A group of school children from Cornwall and a student from Wiltshire have won a competition for ideas on how satellites could improve life on Earth.

Ellie Jones, Jessica Knight, both 15 and Summer Jeffery and Emily Haddrell, both 14, from Truro, scooped £7,500 for the best group entry in the UK Space Agency competition with their Surf Safe concept.

Ieuan Higgs, from Chippenham, received £7,500 for the best individual entry for his Infrastructure Planning and Development Analysis Tool.

The SatelLife Challenge supports the development of science, data handling and technological skills, complementing the Government’s Year of Engineering campaign which is championing careers in science, technology, engineering and mathematics to the next generation.

Science Minister Sam Gyimah said: “The UK leads the world in building satellites and we want to encourage young people like those entering this competition to get involved in every part of our thriving space sector.

“The creative use of data from space can solve many challenges and help establish successful businesses.

“It’s a vital part of the Government’s Industrial Strategy to back the entrepreneurs of tomorrow as we build an economy that’s fit for the future.”

Ellie, Jessica, Summer and Emily’s idea was for a wristband that uses satellite location data and communications services to identify the locations of swimmers and surfers in the sea.

Ellie Jones said: “It was so exciting, finding out about the competition. We had never done anything at all like this before.

“As students living in Cornwall, the sea has always been important to us and from the very start we knew we wanted to do something involving the beach.

“It was such a surprise to find out we had won and every one was so happy when we got the email, for a long time, it didn’t seem real.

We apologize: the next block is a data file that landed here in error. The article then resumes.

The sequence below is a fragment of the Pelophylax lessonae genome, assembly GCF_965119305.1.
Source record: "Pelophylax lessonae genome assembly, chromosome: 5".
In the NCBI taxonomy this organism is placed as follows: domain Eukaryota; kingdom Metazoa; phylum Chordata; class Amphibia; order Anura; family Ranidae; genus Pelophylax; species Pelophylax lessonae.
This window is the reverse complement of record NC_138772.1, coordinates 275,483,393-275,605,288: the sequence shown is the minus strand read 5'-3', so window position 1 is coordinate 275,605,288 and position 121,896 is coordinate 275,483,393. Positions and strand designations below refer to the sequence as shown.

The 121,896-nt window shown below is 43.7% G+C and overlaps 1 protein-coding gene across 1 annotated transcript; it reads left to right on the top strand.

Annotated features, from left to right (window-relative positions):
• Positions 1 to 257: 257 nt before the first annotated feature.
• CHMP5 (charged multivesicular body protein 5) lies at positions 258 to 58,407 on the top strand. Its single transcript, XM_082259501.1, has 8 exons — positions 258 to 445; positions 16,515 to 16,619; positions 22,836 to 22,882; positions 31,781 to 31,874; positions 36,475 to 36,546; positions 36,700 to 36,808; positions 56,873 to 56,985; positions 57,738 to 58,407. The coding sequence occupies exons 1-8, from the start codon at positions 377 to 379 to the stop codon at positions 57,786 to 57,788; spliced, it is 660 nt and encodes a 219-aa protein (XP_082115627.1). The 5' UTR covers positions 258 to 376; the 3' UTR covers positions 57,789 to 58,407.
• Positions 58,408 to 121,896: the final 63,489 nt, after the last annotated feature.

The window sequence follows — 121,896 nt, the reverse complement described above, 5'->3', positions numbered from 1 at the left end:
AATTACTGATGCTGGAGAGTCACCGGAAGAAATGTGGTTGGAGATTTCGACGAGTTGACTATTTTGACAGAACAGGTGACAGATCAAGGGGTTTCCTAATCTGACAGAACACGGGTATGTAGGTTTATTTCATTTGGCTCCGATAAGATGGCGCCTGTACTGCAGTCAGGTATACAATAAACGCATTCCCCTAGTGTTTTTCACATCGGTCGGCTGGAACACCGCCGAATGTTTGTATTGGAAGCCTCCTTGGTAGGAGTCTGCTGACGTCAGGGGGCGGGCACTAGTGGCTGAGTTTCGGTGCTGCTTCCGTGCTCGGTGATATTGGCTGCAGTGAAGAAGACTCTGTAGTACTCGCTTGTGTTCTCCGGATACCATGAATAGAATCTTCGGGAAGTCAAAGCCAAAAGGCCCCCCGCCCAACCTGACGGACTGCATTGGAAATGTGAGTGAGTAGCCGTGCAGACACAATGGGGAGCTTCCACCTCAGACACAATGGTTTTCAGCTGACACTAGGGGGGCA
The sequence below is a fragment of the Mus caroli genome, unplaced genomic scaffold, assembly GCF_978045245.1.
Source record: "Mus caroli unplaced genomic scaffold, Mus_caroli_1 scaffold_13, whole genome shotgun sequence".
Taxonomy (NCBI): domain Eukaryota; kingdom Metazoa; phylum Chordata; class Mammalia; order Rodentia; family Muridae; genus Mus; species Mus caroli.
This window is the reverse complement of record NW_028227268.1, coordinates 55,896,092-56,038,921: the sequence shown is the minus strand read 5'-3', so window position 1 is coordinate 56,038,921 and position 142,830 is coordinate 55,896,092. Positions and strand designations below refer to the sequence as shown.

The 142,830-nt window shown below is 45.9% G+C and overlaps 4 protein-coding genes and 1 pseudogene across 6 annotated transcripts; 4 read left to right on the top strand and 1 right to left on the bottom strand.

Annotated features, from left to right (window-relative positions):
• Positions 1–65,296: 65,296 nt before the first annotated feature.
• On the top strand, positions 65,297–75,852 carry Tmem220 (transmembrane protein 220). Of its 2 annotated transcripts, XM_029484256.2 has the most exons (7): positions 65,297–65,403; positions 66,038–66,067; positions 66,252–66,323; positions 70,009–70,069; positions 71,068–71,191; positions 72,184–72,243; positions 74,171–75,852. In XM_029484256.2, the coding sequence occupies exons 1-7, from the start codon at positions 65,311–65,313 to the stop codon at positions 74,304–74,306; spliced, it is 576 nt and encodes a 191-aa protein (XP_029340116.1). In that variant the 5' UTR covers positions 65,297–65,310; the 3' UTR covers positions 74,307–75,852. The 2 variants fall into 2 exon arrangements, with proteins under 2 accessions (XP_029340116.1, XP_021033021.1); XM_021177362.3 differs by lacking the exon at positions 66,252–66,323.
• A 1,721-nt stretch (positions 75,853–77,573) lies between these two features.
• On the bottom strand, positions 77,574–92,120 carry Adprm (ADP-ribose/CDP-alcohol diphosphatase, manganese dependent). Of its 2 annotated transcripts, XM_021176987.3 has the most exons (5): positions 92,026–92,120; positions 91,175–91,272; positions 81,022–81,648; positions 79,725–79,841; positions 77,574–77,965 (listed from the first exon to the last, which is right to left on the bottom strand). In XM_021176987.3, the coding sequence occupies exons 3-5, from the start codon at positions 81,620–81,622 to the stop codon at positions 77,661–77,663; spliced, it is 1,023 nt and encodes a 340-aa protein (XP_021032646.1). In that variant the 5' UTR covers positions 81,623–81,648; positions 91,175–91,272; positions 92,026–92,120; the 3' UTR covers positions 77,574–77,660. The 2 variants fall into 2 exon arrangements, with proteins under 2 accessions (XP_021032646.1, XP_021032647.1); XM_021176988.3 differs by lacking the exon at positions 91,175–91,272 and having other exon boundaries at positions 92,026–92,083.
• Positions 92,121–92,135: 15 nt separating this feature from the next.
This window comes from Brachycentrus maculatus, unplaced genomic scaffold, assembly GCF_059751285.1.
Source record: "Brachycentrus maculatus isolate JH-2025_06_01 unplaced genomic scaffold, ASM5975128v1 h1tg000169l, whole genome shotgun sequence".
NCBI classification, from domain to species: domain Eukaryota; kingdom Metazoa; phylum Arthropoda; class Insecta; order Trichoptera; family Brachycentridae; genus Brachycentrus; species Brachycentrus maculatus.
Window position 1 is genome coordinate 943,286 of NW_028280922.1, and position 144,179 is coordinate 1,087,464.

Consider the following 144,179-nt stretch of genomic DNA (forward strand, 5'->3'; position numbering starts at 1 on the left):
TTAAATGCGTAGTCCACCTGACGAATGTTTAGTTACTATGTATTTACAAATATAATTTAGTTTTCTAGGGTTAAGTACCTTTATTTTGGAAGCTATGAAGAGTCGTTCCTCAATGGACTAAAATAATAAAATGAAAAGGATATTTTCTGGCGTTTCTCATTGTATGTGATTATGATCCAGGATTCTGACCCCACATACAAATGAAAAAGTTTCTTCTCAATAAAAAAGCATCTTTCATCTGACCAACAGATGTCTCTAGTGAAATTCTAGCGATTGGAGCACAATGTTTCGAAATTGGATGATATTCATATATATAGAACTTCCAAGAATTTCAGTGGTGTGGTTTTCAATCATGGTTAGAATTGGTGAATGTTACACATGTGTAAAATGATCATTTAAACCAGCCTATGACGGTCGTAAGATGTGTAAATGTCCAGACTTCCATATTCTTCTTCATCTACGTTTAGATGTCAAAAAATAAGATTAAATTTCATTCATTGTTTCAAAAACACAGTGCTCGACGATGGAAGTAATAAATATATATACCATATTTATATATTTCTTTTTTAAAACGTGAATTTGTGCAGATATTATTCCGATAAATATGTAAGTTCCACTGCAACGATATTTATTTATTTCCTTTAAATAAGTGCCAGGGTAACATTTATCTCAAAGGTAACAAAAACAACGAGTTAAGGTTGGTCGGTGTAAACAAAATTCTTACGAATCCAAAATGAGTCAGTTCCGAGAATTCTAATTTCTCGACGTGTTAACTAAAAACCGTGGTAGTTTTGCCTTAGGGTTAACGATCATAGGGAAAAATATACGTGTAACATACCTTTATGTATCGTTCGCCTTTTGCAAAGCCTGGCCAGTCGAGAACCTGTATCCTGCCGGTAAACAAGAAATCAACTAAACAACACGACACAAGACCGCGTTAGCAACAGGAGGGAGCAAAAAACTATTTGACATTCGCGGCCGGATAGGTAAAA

“This whole experience has been amazing, we really enjoyed having the opportunity to do something like this.

“It has definitely given us the confidence to pursue STEM careers moving forwards.”

When combined with tidal and rip tide data, this could provide real time tracking and identification of people approaching known danger areas, and provide coast guards or the Royal National Lifeboat Institution (RNLI) with potentially life-saving information.

Jon Oxenham, RNLI’s Community Safety Manager, said: “It’s great to see young people thinking about water safety and creating new ideas which could save lives at sea.

“At the RNLI we are always trying to find new ways to save lives through innovation, data analysis, and new technology.”

The competition is split into three age groups: 11 – 16; 16 – 18; 18 – 22, and a further seven entries from across the age categories were awarded £5,000.

The judging panel was made up of experts from the UK Space Agency, the European Space Agency, the Satellite Applications Catapult in Harwell and industry.

All nine winning entries will be able to pitch their ideas to a panel of ‘dragons’ from the space sector.

In 2017 the competition winners were offered a mix of support including an offer to build a prototype, thousands of pounds worth of space on Amazon Cloud Services, access to data, business development advice and a visit to a satellite factory.

With one in four of all telecoms satellites already built substantially in Britain, the government’s Industrial Strategy includes plans to work with the industry to grow the space sector and establish commercial space launch services from the UK for the first time.